Quitting drinking is life-changing. It was gut-wrenchingly difficult for me. I suffered a lot before it got better. I was torn in 2 directions … I needed to heal, but the ambitious and grandiose alcoholic in me wanted to get going with my life weeks after stopping drinking. I certainly wasn’t gentle with myself, which is a shame because early sobriety should be a time of rejuvenation and healing … 2 processes that were lost on me.
Nevertheless I managed to stay sober and actually build up a wonderful life.
This morning I reflected back on my stages of recovery … here they are.
Stage 1: Insanity
I accepted immediately that as a drunk I was insane. However, it took me some time to realize that I was also insane in sobriety. I had an alcoholic brain that was deprived of its favorite substance. I was nuts, pure and simple.
I attended meetings almost daily. I walked a lot because I had no car. This was actually really good for me.
Every day had one or some of the following conversations in my brain:
- Should I drink? No, stay sober just today. I can stay sober today.
- What’s the point of staying sober? I’ll never stay sober, I might as well get drunk today. I can get sober tomorrow (or next Monday). No, I’ve done that before I it never works.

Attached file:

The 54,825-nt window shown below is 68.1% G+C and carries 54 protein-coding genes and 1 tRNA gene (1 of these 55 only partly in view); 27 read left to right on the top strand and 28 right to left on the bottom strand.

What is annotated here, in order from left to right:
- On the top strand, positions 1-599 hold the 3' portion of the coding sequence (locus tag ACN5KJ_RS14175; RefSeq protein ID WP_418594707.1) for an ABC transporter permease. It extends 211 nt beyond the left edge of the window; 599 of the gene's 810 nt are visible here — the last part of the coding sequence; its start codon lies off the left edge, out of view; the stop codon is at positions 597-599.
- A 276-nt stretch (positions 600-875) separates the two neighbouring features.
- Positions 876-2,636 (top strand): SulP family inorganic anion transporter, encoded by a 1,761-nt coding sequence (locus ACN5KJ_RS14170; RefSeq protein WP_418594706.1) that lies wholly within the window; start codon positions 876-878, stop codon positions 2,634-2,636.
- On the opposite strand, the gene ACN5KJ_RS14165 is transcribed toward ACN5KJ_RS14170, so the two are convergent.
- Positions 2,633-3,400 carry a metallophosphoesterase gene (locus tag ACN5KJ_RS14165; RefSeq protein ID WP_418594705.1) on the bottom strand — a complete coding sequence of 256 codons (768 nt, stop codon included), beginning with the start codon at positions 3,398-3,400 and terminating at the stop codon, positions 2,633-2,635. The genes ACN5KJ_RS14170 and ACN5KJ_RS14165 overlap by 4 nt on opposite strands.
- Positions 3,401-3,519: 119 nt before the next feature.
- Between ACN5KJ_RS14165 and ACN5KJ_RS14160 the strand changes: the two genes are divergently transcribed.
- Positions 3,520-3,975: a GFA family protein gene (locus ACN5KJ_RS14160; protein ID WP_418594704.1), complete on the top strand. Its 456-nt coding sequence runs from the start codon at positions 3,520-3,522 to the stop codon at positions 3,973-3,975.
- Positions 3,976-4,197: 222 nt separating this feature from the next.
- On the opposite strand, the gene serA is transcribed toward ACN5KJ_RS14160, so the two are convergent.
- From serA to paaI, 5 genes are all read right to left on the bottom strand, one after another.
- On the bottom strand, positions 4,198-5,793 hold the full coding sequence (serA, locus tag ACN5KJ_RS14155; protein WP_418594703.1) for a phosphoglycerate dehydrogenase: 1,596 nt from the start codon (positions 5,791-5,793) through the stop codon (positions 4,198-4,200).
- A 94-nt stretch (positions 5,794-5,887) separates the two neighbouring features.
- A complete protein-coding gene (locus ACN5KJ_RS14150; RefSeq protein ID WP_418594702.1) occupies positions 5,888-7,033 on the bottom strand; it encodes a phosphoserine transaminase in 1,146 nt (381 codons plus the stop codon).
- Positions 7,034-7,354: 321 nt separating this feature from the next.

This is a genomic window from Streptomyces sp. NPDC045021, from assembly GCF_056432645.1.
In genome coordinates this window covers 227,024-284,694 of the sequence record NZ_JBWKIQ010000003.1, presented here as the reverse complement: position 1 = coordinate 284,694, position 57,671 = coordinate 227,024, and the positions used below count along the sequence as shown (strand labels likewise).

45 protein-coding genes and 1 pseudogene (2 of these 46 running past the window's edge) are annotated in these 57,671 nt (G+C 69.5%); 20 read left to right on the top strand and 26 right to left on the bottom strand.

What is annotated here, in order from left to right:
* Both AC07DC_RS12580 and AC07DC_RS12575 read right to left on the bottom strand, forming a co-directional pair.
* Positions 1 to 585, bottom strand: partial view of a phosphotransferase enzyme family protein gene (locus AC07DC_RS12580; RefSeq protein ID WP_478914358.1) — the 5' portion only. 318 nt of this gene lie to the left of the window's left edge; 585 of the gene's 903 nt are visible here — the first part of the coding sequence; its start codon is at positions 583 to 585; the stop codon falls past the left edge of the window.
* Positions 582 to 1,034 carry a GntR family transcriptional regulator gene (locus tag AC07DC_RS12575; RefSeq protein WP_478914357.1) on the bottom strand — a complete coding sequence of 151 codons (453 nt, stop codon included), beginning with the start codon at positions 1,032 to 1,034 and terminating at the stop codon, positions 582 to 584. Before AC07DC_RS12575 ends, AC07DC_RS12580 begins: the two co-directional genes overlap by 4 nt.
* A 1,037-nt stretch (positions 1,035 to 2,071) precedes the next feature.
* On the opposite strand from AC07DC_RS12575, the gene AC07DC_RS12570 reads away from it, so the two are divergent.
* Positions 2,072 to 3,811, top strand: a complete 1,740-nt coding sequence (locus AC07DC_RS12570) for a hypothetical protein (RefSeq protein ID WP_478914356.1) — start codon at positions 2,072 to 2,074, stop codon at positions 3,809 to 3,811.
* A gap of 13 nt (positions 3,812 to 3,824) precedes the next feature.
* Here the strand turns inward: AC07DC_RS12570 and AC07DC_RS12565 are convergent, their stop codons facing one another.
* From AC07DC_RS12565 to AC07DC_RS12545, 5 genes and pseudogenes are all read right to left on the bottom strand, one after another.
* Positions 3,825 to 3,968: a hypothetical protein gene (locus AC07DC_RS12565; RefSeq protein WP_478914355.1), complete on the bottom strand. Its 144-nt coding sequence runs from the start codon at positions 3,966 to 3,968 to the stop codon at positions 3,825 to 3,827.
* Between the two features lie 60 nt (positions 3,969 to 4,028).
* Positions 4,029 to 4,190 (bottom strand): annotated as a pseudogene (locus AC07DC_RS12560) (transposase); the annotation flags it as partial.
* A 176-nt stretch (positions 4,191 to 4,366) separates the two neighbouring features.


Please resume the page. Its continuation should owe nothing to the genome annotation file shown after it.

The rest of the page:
- I’m not really an alcoholic. I’m in my twenties. I just like drinking a lot. Doesn’t everybody love drinking? Of course they do, everybody I hang out with drinks a-plenty. But I hang out with alcoholics … I think.
- Those AA’ers are full of crap. They’re faking their happy lives. They really want to drink. I don’t need their nonsense. But what if, just what if they’re right and they’re not making up their little happy lives in sobriety.
- I’m not really that bad of a drunk. I still have a job. I don’t black out every time I drink. Those legal problems could happen to anyone … I was just unlucky.
Despite the crazy conversions in my head and daily denial, I managed to string one day after another.
Walk one hour a day. It cleared my head and gave me something to do.
Got a sponsor who kicked my ass and motored me through the steps. He was instrumental in me staying sober. He also got me to make my amends which was also a big turning point in my sobriety. I dreaded step 9 for a long time. This sponsor didn’t mince words … “do all the steps right now or get drunk again.”
Raging character defects: All of them. No seriously, I was resentful that I was an alcoholic and full of shame for my behavior. I holed up in my apartment for 2 months, leaving only to buy food and go to meetings. My hermit tendencies reigned supreme.
Stage 2: Made new friends (1 to 24 months sober)